|Fri., Oct. 11, 2013|
|Canada Plans Pro Tar Sands Blitz|
|By Kevin McCauley|
|The Government of Canada plans a $24M two-year promotional pitch to defuse opposition to development of its tar sands energy resources in Alberta, which critics believe will intensify global warming.|
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|Interested but Skeptical (Oct. 16, 2013):|
OK the pro-nuke pitch worked but actually, how in the world does nuclear
protect us or anyone from air pollution and inflation? The slogan was "you can be sure if it's Westinghouse" but instead of being sure, do we have room for doubt?
|Ronald N. Levy (Oct. 15, 2013):|
This sounds like what the nuclear industry did years ago to save the industry from government shutdown after demonstrators marched, yelled, chained themselves to things and actually cried in the streets while clutching their babies and begging for government protection.
A California initiative, Proposition 13, invited the voters to decide whether the state's nuclear plants, which even then cost over $1 billion each, should be shut down.
At first the pro-nuke effort was led by lawyers at a big California utility. The anti-nukes alleged that nuclear presented "an unacceptable level of peril" from explosion and radiation. The lawyers countered that it wasn't unacceptable and that some risk in life was unavoidable. Massive failure. Pollsters said in the media that Californians were 3 to 2 against nuclear--and the trend was more and more anti-nuke.
Then nuclear equipment maker Westinghouse funded a major information program to increase public awareness of three realities:
1. Nuclear protects the public from an unacceptable level of peril from air pollution that kills.
2. Nuclear protects the public from an unacceptable level of peril from inflation in fuel costs that could force drivers and homeowners to pay vastly more thousands per year, causing many older people to lose their homes or almost freeze.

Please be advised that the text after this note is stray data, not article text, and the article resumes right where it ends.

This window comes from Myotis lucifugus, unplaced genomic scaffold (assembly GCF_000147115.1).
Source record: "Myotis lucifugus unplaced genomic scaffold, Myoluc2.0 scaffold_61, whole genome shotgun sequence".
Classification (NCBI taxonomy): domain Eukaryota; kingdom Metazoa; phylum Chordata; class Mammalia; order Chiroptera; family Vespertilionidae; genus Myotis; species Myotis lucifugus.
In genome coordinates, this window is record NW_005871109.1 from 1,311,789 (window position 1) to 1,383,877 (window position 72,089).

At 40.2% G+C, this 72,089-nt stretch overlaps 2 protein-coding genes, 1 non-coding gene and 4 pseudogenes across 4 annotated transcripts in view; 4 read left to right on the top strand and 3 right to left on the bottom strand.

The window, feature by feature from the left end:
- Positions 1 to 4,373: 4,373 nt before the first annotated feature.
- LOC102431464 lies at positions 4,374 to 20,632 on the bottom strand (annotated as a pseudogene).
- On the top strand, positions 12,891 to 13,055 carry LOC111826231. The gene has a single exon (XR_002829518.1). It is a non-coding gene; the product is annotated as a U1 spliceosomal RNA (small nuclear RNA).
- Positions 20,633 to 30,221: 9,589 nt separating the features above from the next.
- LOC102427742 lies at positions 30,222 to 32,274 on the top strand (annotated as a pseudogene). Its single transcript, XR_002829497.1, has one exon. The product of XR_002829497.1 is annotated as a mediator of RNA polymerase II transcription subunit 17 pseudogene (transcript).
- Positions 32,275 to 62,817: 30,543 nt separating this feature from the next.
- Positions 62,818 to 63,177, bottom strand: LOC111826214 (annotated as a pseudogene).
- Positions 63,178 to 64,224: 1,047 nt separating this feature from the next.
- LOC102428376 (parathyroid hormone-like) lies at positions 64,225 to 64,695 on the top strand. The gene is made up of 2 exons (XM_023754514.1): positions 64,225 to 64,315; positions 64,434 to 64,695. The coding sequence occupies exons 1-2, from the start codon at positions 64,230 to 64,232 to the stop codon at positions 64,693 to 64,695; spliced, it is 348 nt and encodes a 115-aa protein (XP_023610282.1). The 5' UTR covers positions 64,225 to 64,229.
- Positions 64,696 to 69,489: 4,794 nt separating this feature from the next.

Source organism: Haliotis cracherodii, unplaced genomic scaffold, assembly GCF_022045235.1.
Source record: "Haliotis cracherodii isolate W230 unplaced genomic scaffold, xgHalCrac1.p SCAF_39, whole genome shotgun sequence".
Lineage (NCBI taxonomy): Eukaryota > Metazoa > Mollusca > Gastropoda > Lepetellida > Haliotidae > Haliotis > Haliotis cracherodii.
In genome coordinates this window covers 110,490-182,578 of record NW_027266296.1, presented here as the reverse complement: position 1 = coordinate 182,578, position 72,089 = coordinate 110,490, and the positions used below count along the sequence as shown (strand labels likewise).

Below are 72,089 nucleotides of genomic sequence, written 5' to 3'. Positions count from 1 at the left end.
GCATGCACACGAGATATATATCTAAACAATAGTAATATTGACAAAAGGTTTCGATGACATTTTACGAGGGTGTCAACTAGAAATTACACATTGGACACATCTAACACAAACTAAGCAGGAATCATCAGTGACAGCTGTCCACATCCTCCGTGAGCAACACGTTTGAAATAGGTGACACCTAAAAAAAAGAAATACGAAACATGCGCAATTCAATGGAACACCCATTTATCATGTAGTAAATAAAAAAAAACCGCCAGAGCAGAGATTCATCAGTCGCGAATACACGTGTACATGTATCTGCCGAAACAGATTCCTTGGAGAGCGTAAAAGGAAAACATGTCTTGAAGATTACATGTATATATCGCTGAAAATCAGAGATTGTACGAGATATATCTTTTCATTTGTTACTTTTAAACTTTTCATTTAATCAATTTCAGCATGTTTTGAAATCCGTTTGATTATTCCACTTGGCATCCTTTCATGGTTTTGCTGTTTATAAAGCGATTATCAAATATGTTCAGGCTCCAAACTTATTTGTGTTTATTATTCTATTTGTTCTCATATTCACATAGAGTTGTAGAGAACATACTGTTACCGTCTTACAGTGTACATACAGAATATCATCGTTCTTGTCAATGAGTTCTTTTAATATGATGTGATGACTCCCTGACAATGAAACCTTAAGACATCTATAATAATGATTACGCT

3. Nuclear protects the public from an unacceptable level of peril to the public interest from millions more unemployed Americans if Middle East oil countries cut off our oil supply to punish us as had happened for a time causing long gas lines.
California media were inundated and presented both sides.
One issue had been which do you care about more: (a) the peril of possible explosion and radiation sometime in the future, or (b) the peril of death-causing air pollution now, inflation now and possible increase in unemployment by millions this year and next year.
There is a PR Magnitude of Peril Priciple: in a public policy fight, the side that presents the bigger perils and the more immediate perils tends to win.
Another successful weapon used by the pro-nuked was a take-off on the
once heavily advertised slogan: "You can be sure if it's Westinghouse." In the California contest, the public was repeatedly
asked which it believed more: (a) "You can be sure if it's Westinghouse" (which made California's nuclear plants); or (b) "You can be sure if it's Sheik Ahmed Zaki al Yamani" who was Iran's oil minister.
The voters voted 3 to 2 but in favor of letting the nuclear generating plants continue, and today nuclear energy--which could have been largely shut down by a loss in California--supplies an estimated 19% or 20% of all the electrical power Americans use.
Today it is common as in the excellent story above, to call industry's
public information program "a promotional pitch" (or worse). But you could make a case for saying that in a controversy like nuclear generating or oil sands, there are honest and intelligent people on both sides and what each side says may be not a "promotional pitch" but an honest and accurate program of information that increases pubic awareness of the truth.
Arguably the public is well served when in a major public policy disagreement, both sides have an opportunity to show the public:
"Here's what's in this for you."